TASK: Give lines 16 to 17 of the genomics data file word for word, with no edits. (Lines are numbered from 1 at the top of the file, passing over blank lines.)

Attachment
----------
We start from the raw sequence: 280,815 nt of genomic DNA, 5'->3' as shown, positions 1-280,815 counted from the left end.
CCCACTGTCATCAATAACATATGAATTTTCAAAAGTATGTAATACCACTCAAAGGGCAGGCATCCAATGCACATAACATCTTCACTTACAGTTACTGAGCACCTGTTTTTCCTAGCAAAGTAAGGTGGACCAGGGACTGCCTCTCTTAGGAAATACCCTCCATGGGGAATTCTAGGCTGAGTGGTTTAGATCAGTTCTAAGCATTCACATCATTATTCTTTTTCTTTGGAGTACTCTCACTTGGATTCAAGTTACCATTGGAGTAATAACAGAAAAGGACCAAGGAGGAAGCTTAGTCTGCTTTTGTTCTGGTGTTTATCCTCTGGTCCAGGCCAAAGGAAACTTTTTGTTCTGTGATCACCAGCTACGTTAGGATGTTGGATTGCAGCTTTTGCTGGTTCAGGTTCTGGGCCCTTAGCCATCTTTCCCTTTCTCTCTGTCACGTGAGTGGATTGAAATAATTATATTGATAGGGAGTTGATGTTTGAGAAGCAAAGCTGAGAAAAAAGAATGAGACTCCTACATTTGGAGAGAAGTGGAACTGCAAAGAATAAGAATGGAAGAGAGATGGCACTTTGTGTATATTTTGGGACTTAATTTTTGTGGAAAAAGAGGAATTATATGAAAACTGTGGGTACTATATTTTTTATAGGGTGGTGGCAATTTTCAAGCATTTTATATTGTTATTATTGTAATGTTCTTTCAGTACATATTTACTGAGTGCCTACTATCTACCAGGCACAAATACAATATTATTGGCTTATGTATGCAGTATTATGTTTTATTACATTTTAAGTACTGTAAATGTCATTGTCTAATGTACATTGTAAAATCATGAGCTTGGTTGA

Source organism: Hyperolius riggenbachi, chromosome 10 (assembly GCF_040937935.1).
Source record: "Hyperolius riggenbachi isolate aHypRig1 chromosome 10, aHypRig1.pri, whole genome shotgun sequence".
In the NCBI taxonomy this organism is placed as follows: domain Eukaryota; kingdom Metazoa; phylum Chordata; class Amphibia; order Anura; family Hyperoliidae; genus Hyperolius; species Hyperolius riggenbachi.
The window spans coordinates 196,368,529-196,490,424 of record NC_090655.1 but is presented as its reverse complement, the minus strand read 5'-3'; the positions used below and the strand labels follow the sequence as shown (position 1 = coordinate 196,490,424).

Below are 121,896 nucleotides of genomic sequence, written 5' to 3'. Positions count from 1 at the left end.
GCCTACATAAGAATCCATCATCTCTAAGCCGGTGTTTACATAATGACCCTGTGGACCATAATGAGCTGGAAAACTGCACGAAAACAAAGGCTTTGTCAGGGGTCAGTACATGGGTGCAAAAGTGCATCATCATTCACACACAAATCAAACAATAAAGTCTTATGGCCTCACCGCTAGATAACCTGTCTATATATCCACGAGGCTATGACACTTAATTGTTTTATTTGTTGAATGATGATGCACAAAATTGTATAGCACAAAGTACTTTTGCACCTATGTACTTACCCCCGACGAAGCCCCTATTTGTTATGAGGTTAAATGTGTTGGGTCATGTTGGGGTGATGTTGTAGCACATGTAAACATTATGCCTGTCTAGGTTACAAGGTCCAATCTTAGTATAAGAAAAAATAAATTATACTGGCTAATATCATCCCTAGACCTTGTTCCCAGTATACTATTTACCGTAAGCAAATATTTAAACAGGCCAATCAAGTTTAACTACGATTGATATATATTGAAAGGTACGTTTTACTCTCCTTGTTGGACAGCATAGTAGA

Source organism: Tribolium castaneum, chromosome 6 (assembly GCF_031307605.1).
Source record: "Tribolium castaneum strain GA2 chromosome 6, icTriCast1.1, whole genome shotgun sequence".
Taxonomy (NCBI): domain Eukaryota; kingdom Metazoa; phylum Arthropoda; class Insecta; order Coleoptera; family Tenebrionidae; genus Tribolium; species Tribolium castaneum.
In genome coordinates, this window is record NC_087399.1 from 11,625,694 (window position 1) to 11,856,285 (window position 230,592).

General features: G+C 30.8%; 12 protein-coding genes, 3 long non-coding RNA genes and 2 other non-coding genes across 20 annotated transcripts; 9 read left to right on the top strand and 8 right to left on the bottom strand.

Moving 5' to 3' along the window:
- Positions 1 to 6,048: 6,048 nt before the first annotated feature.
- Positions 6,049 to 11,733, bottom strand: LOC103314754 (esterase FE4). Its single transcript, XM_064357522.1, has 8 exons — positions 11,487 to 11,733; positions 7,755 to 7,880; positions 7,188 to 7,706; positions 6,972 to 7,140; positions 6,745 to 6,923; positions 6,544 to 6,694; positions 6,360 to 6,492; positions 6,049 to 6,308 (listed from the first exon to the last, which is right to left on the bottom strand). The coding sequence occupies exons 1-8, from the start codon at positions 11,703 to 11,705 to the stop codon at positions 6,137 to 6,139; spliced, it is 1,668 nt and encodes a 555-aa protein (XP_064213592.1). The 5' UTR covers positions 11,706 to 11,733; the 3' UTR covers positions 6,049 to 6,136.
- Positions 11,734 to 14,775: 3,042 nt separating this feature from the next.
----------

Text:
- Positions 6,049 to 11,733, bottom strand: LOC103314754 (esterase FE4). Its single transcript, XM_064357522.1, has 8 exons — positions 11,487 to 11,733; positions 7,755 to 7,880; positions 7,188 to 7,706; positions 6,972 to 7,140; positions 6,745 to 6,923; positions 6,544 to 6,694; positions 6,360 to 6,492; positions 6,049 to 6,308 (listed from the first exon to the last, which is right to left on the bottom strand). The coding sequence occupies exons 1-8, from the start codon at positions 11,703 to 11,705 to the stop codon at positions 6,137 to 6,139; spliced, it is 1,668 nt and encodes a 555-aa protein (XP_064213592.1). The 5' UTR covers positions 11,706 to 11,733; the 3' UTR covers positions 6,049 to 6,136.
- Positions 11,734 to 14,775: 3,042 nt separating this feature from the next.